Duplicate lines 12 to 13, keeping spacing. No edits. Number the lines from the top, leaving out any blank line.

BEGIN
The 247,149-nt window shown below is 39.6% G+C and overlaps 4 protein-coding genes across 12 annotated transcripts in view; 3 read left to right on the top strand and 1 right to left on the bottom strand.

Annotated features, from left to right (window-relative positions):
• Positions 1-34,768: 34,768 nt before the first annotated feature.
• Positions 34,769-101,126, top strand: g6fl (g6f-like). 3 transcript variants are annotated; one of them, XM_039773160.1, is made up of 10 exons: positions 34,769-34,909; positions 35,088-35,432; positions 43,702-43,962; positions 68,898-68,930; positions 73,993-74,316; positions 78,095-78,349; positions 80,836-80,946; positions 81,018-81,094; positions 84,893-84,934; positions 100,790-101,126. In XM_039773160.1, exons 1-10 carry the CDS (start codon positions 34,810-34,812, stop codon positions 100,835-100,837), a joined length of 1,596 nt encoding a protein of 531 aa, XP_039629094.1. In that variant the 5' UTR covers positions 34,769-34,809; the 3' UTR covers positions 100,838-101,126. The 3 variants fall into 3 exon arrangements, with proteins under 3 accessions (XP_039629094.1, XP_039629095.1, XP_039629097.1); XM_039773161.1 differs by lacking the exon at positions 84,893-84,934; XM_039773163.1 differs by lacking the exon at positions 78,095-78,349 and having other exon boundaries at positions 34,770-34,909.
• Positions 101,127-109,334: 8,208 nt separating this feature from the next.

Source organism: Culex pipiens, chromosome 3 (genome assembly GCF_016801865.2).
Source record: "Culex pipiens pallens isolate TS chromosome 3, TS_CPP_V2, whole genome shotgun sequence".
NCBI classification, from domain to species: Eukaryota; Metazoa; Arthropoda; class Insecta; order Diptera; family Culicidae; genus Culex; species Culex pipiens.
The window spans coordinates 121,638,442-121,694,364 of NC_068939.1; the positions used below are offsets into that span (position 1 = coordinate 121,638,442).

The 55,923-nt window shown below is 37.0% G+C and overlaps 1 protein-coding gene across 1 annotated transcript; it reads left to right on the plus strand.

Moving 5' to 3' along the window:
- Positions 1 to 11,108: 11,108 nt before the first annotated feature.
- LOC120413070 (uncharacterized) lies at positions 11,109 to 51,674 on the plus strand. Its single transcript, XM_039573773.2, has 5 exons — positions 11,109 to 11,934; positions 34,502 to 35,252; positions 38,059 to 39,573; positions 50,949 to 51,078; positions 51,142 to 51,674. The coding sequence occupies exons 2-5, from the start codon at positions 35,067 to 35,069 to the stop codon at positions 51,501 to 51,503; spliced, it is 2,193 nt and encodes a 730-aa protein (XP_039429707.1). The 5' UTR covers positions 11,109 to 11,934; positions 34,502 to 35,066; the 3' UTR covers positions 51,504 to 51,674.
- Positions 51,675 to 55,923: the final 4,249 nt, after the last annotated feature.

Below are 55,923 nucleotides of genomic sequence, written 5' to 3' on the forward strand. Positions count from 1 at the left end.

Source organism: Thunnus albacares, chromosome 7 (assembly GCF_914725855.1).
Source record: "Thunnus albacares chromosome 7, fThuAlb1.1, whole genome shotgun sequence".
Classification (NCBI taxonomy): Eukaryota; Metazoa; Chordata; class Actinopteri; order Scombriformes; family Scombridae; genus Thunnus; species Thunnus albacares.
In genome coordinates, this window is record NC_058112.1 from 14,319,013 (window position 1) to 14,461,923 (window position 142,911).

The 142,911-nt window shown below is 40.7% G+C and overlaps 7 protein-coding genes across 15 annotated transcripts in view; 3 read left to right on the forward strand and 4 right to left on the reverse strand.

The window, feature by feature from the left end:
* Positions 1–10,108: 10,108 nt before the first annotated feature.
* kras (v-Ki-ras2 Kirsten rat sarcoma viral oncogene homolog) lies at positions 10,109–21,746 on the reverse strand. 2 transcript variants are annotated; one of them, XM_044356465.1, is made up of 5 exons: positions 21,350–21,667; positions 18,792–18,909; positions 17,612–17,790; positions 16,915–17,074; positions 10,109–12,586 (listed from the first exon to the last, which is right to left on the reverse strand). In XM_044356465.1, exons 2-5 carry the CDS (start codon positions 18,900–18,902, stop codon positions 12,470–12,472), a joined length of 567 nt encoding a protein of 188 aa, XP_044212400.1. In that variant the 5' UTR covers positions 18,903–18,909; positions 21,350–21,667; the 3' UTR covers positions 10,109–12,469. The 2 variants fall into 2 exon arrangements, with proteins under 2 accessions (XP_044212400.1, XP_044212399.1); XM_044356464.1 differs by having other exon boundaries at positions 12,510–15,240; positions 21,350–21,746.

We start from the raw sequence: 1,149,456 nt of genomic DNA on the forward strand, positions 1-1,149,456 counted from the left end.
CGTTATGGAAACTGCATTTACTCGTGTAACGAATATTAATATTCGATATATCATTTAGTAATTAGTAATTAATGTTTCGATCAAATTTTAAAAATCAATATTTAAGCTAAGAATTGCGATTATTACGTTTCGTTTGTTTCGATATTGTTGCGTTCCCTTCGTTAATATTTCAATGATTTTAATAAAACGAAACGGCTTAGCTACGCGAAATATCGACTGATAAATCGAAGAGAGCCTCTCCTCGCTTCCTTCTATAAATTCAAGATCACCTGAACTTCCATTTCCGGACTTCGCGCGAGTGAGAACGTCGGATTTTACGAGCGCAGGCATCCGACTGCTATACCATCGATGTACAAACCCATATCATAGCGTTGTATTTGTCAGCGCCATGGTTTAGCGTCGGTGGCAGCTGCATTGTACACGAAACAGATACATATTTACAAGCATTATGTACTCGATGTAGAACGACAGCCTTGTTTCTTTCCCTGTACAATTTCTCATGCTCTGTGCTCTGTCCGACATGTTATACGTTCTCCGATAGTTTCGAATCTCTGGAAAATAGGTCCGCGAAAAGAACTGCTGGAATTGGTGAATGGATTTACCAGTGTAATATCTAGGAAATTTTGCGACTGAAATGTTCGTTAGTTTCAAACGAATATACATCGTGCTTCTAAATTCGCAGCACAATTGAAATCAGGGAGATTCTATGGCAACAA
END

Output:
- Positions 1 to 11,108: 11,108 nt before the first annotated feature.
- LOC120413070 (uncharacterized) lies at positions 11,109 to 51,674 on the plus strand. Its single transcript, XM_039573773.2, has 5 exons — positions 11,109 to 11,934; positions 34,502 to 35,252; positions 38,059 to 39,573; positions 50,949 to 51,078; positions 51,142 to 51,674. The coding sequence occupies exons 2-5, from the start codon at positions 35,067 to 35,069 to the stop codon at positions 51,501 to 51,503; spliced, it is 2,193 nt and encodes a 730-aa protein (XP_039429707.1). The 5' UTR covers positions 11,109 to 11,934; positions 34,502 to 35,066; the 3' UTR covers positions 51,504 to 51,674.